Consumer brands have been leveraging the power of archetypes in their marketing for decades. This has allowed brands with similar products to achieve real differentiation in the minds of their consumers, along with building brand loyalty.
Take two examples in the automotive space. Mercedes Benz is a textbook example of a brand that uses the Ruler archetype to connect with its audience. Through the eyes of the Ruler archetype, the world is a place in which authority exists and some are superior to others. Car buyers don’t buy a Benz because of its gas mileage or crash test rating—they buy so that others will understand their status without saying a word. In contrast, VW embodies an Everyman archetype, which projects a friendly, unpretentious, reliable identity.
Source: Andy Raskin
A brand archetype, however, is only as good as its application. In order to leverage this powerful practice to achieve a strong, differentiated brand positioning, brands must not only be consistent at presenting a single archetype, but choose an archetype that is distinct from their competition.
This is where the opportunity for true differentiation exists. By analyzing not only the competition, but the larger landscape in which a brand operates, marketers should select a brand archetype that will set them apart in their space.
Once a sufficiently differentiated archetype is selected, its consistent application is paramount.
A brand’s archetype should influence all marketing and brand decisions, with marketers asking themselves, “what would [insert archetype] do?”. The tone, language, values, beliefs, and characteristics associated with the archetype should be present in every brand touch point and piece of marketing.
The good news is that having an archetype defined is a critical first step to achieving consistency across individual communicators and communication channels. Having a true north which is innately recognized by not only by the audience, but by those communicating, helps make that possible. It helps focus individual efforts so that regardless of who is creating, or what channel they’re creating for, the brand archetype’s voice comes through. A defined archetype also provides objective criteria for reviewing and assessing all marketing and communications material.
Brand Archetypes & Profitability
Beyond achieving brand differentiation and consistency for their own sake, the benefit of using archetypes in brand positioning can be quantified.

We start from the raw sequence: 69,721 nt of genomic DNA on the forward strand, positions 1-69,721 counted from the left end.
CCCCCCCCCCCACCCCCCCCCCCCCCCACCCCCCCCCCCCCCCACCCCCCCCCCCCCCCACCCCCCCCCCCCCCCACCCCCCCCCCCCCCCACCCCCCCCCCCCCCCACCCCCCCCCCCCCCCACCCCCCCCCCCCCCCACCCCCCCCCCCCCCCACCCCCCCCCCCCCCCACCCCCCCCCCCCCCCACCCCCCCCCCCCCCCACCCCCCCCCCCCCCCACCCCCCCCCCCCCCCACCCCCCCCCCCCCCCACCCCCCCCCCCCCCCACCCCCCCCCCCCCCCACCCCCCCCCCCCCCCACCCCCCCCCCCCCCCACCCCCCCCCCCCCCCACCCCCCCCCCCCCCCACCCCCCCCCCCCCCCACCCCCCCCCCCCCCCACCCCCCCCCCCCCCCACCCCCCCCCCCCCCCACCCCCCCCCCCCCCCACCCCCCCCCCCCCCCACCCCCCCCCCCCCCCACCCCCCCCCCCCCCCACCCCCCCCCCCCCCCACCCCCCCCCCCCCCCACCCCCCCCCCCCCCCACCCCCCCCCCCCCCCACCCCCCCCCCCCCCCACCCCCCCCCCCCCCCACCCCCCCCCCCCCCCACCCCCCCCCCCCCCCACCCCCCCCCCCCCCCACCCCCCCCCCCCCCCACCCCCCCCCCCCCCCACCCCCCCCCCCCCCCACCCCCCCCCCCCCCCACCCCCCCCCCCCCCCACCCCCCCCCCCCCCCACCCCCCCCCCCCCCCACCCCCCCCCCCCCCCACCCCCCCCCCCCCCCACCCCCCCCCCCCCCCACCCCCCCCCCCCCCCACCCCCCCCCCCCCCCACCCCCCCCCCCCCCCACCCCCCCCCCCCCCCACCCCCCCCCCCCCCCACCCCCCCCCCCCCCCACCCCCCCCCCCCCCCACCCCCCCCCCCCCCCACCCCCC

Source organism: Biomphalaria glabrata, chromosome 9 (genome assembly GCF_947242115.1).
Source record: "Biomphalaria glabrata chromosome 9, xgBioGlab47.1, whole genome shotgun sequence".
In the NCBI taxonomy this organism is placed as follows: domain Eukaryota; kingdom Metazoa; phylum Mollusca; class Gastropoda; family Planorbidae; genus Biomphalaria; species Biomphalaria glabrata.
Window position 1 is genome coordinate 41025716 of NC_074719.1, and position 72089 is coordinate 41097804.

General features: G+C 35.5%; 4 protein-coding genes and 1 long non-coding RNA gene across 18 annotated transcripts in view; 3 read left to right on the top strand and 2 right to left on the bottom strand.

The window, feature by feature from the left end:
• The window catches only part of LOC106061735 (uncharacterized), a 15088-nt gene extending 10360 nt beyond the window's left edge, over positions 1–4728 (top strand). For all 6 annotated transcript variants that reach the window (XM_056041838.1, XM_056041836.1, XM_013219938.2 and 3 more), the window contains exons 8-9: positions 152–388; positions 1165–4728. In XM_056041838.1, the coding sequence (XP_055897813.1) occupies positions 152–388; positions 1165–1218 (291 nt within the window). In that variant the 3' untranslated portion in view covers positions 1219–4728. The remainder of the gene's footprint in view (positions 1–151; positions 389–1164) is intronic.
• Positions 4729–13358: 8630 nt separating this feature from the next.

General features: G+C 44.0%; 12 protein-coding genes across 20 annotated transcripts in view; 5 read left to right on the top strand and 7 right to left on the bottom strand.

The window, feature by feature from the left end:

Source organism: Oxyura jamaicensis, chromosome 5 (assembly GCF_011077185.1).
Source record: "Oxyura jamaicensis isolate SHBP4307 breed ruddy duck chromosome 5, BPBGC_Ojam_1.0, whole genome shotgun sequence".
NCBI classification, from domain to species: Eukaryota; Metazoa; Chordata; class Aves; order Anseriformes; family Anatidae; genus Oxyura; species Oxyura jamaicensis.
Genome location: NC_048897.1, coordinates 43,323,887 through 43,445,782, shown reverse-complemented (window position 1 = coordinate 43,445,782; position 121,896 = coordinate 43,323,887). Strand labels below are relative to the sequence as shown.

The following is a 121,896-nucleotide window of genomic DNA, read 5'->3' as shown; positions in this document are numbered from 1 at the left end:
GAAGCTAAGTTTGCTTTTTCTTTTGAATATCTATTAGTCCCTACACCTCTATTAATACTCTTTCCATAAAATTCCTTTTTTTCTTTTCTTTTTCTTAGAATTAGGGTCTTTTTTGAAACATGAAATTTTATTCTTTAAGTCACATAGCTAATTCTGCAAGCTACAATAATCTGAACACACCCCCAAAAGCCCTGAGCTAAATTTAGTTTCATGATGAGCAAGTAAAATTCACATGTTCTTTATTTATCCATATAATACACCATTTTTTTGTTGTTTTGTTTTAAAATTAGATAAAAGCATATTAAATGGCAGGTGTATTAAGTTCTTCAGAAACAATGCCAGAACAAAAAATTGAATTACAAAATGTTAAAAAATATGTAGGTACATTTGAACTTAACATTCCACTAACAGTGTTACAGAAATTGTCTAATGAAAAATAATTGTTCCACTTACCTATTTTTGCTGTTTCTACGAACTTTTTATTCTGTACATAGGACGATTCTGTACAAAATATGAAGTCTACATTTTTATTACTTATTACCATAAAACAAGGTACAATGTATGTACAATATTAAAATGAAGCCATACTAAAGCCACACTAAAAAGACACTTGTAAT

Mark and Pearson, authors of The Hero and the Outlaw, studied the use of archetypes among 50 well-known corporations and found a correlation between the use of archetypes in branding and higher profitability. In their study, they divided the corporations based on which brands’ archetypal identities were “tightly defined” and which brands’ identities were “confused.”
Over a 7 year study, Mark and Pearson explored changes in two factors among these brands:
- Market Value Added (MVA): a measure of the value a company adds to shareholder investment
- Economic Value Added (EVA): an estimate of net operating profit minus the opportunity cost of all capital invested in the enterprise
They found that: “The analysis showed that the MVA of those brands strongly aligned with a single archetype rose by 97% more than the MVA of confused brands. Also, over the six-year period under study, the EVA of strongly aligned brands grew at a rate 66% greater than that of the EVA of weakly aligned brands.”
This means that brands that maintained a single, consistent archetype were more profitable than brands that didn’t. The authors concluded, “We now know that brands that consistently express an appropriate archetype drive profitability and success in real and sustainable ways.”
Source: Mark, Margaret and Pearson, Carol S., The Hero and the Outlaw, New York: McGraw Hill, 2001. page 29.
Differentiate Your Manufacturing Brand & Avoid the QSP Trap
Quality. Service. People. While these factors are necessary to running any functioning business, they’re not what will help your manufacturing brand stand out in your buyers’ minds. Instead of competing in a sea of sameness, make your manufacturing brand memorable by tapping into an innate part of the human psyche.
By employing the power of archetypes in brand positioning, B2B manufacturers can avoid the QSP trap and differentiate themselves from the competition. This practice not only enables greater marketing consistency and efficiency—it also drives bottom line results.